My not Yoga body

I can’t touch my toes. In fact, I sometimes struggle to get much beyond my shins. This didn’t trouble me, I’ve never felt the need to ask any more of my hamstrings than they have previously provided. However, recently I met with a personal trainer to discuss my sorry abilities at Taekwondo. A series of uncomfortable exercises and stretches later and he had discovered that my primary failing lay in my tight hamstrings. 

The trainer delighted in setting me painful stretches, failure to deliver on these would lead to some teeth sucking and the introduction of a further, more excruciating, stretch. Informative though this was, I was left feeling somewhat lacking in the hamstring department. “No trouble”, was the trainer’s response, at a steep hourly rate he could fix all my ills and provide me with tendons the likes of which Achilles would envy. This sounded fantastic, all except for that steep hourly rate thing.

Clearly, I needed to make some changes if I wanted to develop high agility. I’d neglected stretching and in doing so reduced my mobility. Staying flexible and fluid are central to my aims, clearly martial arts training alone wasn’t getting me there. A trainer would have been a great way around it, and I’m sure would do me lots of good, but it’s not my primary focus and I want to develop a sustainable routine to reap long term rewards.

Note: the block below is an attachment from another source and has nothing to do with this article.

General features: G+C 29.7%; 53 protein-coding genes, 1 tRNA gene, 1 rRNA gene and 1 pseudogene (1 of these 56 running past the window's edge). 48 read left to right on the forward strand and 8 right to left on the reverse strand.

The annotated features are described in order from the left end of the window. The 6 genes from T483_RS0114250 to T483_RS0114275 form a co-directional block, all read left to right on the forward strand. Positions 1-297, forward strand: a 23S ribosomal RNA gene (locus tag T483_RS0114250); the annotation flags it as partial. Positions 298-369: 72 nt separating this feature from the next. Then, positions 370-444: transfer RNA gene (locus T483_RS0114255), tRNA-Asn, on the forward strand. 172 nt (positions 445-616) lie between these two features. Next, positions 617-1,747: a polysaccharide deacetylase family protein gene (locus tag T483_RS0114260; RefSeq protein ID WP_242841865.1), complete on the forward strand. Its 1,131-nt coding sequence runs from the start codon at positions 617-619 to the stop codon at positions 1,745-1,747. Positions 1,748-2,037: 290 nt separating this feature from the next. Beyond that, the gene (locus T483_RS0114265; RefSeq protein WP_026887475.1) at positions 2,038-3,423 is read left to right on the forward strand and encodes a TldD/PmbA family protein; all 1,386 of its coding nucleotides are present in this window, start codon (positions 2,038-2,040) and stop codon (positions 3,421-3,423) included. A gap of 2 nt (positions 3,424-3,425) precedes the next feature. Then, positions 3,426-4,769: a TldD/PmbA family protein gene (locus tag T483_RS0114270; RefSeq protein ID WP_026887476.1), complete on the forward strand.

I needed to add some stretch into my routine and Yoga seemed to offer an answer. I’d noticed that many of the stretches used around the gym were Yoga positions anyway and, though Yoga classes are still pretty woman dominated, guys seem to be increasingly venturing onto the Yoga mat.

Yoga is a deceptive discipline. It doesn’t seem anything like as demanding as it very quickly becomes. Some positions your body falls into naturally and others your body immediately screams at you to stop. You can quickly gain confidence, only to have it dashed shortly afterwards when directed to adopt some unlikely pose.

The benefits though are remarkable. The effect is infinitely more meaningful than any form of massage as the movements often press in like a deep tissue treatment. The stretching is prolonged and the approach systematic. The perks of Yoga are oft recited to the point of cliche, developed from the Buddhist tradition it is intended to compliment meditative practice; as with all things Buddhist to experience is key.

It’s early days, my mobility still less than ideal, but Yoga seems the answer to my ills. Touching my toes seems so prosaic when compared with the appeal of adopting an anatomically incorrect animal form on an overused gym mat. Yoga can take a number of styles and variants. It offers exciting possibilities and the potential for huge benefits.

One Comment Add yours

  1. Meghan Capps says:

    Good luck getting into yoga! One of my resolutions this year was to develop a more regular practice myself.

    Liked by 1 person

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